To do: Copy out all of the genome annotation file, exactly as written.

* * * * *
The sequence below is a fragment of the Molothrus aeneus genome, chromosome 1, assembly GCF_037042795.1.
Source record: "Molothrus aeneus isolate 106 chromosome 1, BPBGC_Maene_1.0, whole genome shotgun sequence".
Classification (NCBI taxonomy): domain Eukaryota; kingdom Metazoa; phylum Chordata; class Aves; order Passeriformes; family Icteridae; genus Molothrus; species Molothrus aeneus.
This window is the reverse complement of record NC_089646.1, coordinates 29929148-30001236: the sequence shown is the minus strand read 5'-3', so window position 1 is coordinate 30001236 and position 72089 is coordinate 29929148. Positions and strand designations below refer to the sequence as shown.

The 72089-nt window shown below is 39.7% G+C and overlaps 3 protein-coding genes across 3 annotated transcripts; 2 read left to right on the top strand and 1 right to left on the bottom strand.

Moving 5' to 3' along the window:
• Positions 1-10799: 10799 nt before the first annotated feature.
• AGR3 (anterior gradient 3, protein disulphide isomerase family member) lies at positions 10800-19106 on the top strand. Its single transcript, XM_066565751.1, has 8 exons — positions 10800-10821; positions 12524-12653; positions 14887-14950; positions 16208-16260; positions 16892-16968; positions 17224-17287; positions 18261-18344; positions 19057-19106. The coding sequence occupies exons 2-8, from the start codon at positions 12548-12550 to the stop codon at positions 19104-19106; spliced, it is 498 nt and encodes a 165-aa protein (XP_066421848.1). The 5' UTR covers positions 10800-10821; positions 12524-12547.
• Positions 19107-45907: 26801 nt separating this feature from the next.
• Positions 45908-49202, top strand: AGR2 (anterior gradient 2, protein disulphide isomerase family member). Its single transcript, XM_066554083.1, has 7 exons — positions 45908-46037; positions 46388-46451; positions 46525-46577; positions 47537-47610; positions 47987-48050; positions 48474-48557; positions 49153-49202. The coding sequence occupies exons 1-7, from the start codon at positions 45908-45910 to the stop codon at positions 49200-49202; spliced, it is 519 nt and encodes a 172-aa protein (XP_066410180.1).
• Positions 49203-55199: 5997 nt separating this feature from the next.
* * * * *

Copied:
The sequence below is a fragment of the Molothrus aeneus genome, chromosome 1, assembly GCF_037042795.1.
Source record: "Molothrus aeneus isolate 106 chromosome 1, BPBGC_Maene_1.0, whole genome shotgun sequence".
Classification (NCBI taxonomy): domain Eukaryota; kingdom Metazoa; phylum Chordata; class Aves; order Passeriformes; family Icteridae; genus Molothrus; species Molothrus aeneus.
This window is the reverse complement of record NC_089646.1, coordinates 29929148-30001236: the sequence shown is the minus strand read 5'-3', so window position 1 is coordinate 30001236 and position 72089 is coordinate 29929148. Positions and strand designations below refer to the sequence as shown.

The 72089-nt window shown below is 39.7% G+C and overlaps 3 protein-coding genes across 3 annotated transcripts; 2 read left to right on the top strand and 1 right to left on the bottom strand.

Moving 5' to 3' along the window:
• Positions 1-10799: 10799 nt before the first annotated feature.
• AGR3 (anterior gradient 3, protein disulphide isomerase family member) lies at positions 10800-19106 on the top strand. Its single transcript, XM_066565751.1, has 8 exons — positions 10800-10821; positions 12524-12653; positions 14887-14950; positions 16208-16260; positions 16892-16968; positions 17224-17287; positions 18261-18344; positions 19057-19106. The coding sequence occupies exons 2-8, from the start codon at positions 12548-12550 to the stop codon at positions 19104-19106; spliced, it is 498 nt and encodes a 165-aa protein (XP_066421848.1). The 5' UTR covers positions 10800-10821; positions 12524-12547.
• Positions 19107-45907: 26801 nt separating this feature from the next.
• Positions 45908-49202, top strand: AGR2 (anterior gradient 2, protein disulphide isomerase family member). Its single transcript, XM_066554083.1, has 7 exons — positions 45908-46037; positions 46388-46451; positions 46525-46577; positions 47537-47610; positions 47987-48050; positions 48474-48557; positions 49153-49202. The coding sequence occupies exons 1-7, from the start codon at positions 45908-45910 to the stop codon at positions 49200-49202; spliced, it is 519 nt and encodes a 172-aa protein (XP_066410180.1).
• Positions 49203-55199: 5997 nt separating this feature from the next.